Spring Cleaning: Make a Non-Perishable Commitment
This challenge is in partnership with Levi's ®
What’s clogging up your larder is also probably clogging up the earth. Today, get your green on by sorting out which pantry items you can reduce and which you can ban altogether.
Not All Foods Are Created Equal: Some of your favorite food staples bear a much higher carbon footprint than others. A general rule of thumb is the less processed a food is, the less damage its production causes to the environment. According to a 2011 study from the Environmental Working Group, some of the best foods to keep around include lentils, beans, and nuts. When it comes to grains, choose ones high in protein, such as brown rice or quinoa. And you can safely assume your favorite salty, cheesy snack chips are bad for your body and the earth. Does it include fake flavoring or coloring? Does it have a marshmallow cream center that will surely outlive you? Get rid of it. Ok, fine, eat it first, but think twice about buying it again.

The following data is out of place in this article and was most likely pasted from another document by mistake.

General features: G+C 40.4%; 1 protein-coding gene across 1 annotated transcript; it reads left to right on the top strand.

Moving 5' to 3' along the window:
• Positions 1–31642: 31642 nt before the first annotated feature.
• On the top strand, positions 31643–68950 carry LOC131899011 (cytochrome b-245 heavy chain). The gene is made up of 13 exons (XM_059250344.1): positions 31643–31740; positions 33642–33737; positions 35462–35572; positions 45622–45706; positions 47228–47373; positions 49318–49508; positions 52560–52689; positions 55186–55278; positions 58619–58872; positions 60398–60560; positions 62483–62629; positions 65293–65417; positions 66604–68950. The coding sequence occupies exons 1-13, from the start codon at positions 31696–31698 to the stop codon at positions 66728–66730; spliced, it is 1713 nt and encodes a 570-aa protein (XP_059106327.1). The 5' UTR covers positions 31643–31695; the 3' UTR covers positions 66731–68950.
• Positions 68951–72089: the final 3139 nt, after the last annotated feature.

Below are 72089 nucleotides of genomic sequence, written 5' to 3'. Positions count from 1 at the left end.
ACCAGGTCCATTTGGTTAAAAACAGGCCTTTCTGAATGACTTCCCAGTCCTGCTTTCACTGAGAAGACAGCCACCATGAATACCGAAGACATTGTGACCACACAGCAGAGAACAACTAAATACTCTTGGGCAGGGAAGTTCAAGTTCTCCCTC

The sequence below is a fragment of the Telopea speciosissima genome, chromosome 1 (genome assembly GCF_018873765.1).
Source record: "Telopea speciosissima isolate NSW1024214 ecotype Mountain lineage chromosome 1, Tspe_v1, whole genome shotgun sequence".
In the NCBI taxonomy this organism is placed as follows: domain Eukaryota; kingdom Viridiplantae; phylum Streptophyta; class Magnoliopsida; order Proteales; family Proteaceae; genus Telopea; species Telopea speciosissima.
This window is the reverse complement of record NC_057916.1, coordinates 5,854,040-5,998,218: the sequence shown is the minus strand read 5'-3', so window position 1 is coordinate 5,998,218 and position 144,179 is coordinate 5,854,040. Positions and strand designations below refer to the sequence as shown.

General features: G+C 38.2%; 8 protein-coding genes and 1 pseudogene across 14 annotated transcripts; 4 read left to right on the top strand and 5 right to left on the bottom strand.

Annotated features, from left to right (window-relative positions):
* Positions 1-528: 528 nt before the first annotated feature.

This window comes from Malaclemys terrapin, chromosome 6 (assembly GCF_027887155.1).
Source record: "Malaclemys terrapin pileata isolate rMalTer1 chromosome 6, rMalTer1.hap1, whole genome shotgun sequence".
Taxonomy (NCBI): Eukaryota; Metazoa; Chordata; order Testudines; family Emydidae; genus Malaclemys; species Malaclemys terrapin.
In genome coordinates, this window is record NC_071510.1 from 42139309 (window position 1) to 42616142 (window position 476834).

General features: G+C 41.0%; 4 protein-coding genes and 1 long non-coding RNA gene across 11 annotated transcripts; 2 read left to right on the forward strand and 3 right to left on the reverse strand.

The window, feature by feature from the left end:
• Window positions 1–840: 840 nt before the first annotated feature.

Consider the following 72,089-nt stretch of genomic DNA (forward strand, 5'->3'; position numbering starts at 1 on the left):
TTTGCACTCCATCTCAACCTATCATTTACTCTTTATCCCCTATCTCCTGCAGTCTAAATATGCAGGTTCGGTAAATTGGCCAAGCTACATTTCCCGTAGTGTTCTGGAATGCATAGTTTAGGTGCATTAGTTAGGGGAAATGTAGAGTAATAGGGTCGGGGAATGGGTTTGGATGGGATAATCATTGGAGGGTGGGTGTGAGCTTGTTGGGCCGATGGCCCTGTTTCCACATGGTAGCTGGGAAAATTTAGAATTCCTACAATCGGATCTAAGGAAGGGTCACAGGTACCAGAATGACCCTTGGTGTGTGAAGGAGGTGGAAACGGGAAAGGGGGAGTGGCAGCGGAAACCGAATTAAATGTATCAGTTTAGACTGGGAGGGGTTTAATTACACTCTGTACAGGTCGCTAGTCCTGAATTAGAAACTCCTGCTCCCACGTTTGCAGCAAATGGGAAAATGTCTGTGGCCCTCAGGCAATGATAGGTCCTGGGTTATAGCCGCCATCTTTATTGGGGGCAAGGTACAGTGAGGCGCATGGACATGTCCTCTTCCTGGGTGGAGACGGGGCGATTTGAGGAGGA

Can It: Save money and eat healthy by preserving some of your own food at home. With the start of spring, you'll be able to stop by your local farmers market for the season’s freshest fruits and veggies. What you buy can last months longer as your own jams, canned tomatoes, and pickled vegetables. Get prepped with the USDA’s guide to home canning.
Ban Bottled Water: A regular commercial water bottle takes about 1.5 gallons of water to make—three times as much water as it contains. Even if you only purchase one 12-pack per month, you’re racking up 216 extra gallons of water used per year. On top of that, only one in five water bottles are recycled, while the rest are thrown into landfills, left to decompose for hundreds of years, or float around the ocean for possibly longer.
To learn more about how you can save water every day, click here and take the Water<Less Challenge.